The Christ that must be made known in the public square - within homes and business, in parks at the beach and even in churches - is not the "nice guy" Jesus we have fashioned after our own image, but the Jesus who is loving, yes, but also demanding.  It is he who says, "Not everyone who says to me, 'Lord, Lord,' shall enter the kingdom of heaven" (Matthew 7:21); it is he who says, "If any man would come after me, let him deny himself and take up his cross daily and follow me" (Luke 9:23); it is he who says, "Woe to you when all men speak well of you" (Luke 6:26); and it is he who says, "whoever denies me before men, I also will deny before my Father who is in heaven" (Matthew 10:33).

As might be expected, I've been pondering all of this for some time and stumbled upon an intervention given to Zenit by His Eminence Joseph Cardinal Zen Ze-Kiun, Bishop-Emeritus of Hong Kong.  In discussing the plight of the Church in China, Cardinal Zen said:
There is absolute control, contempt for the Church, the humiliation of our Bishops. Some of them have been in prison for ten years! We, who in Hong Kong still have freedom of speech, must make our voice heard and say what we think, because harmony is lacking in China. There are those who are content at least with an apparent harmony, precisely to avoid any clash. But this is mistaken! -- because arrogance is encouraged by silence. Instead, it is a duty to continue to talk and to protest, especially for religious liberty.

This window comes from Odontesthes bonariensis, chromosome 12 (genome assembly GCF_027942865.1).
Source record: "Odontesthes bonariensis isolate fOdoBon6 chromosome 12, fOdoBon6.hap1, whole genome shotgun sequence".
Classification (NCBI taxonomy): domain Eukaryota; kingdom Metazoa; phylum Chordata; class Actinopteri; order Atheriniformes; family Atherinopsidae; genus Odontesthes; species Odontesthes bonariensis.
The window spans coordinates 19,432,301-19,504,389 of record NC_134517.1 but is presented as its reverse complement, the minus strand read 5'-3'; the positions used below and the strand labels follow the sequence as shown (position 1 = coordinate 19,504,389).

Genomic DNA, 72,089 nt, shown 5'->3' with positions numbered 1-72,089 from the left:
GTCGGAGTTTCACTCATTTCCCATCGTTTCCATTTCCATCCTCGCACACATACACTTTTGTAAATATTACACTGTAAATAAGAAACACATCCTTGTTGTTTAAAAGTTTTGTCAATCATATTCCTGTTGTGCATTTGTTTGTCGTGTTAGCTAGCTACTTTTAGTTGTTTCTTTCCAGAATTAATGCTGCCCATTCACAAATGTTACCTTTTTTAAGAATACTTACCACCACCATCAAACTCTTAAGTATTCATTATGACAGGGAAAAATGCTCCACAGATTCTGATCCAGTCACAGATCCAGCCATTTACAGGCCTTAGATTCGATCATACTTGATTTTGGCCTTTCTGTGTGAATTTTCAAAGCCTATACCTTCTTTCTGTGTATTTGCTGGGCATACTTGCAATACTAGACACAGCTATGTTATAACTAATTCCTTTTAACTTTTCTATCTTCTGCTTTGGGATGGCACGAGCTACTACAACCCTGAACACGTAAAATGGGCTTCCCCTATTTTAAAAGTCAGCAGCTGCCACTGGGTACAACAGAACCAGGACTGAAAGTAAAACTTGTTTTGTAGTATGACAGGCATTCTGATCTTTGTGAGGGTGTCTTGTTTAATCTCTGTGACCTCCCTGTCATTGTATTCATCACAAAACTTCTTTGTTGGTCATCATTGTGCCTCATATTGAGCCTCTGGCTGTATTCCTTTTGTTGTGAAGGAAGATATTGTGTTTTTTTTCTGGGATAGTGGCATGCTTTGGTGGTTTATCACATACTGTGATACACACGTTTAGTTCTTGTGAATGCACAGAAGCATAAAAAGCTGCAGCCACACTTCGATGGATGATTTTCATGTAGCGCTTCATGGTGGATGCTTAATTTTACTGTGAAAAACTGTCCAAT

We are not far from a time of contempt for the Church and the humiliation of Bishops; if you don't believe me, simply take a look at the comments posted on news articles.  Some of the criticisms are justified, but the vast majority are not and are clearly formed by both bigotry and ignorance.

If the laity in the United States of America do not speak up now with great force of conviction, repeatedly and continuously, in defense of religious liberty and a demand for its protection and restoration, their silence will only encourage the arrogance of tyranny.

It is time now to speak boldly.  What did you say yesterday?  What are you saying now?  What will you say tomorrow?  Let your voice be heard and live out faithfully the calling you received in Baptism!

1 comment:

  1. O Please God, give us a lot more priests like Fr.Daren Zehnie! O God give me words like this every day from the pulpit! God bless you, Father. God bless you. Susan Fox www.christsfaithfulwitness.com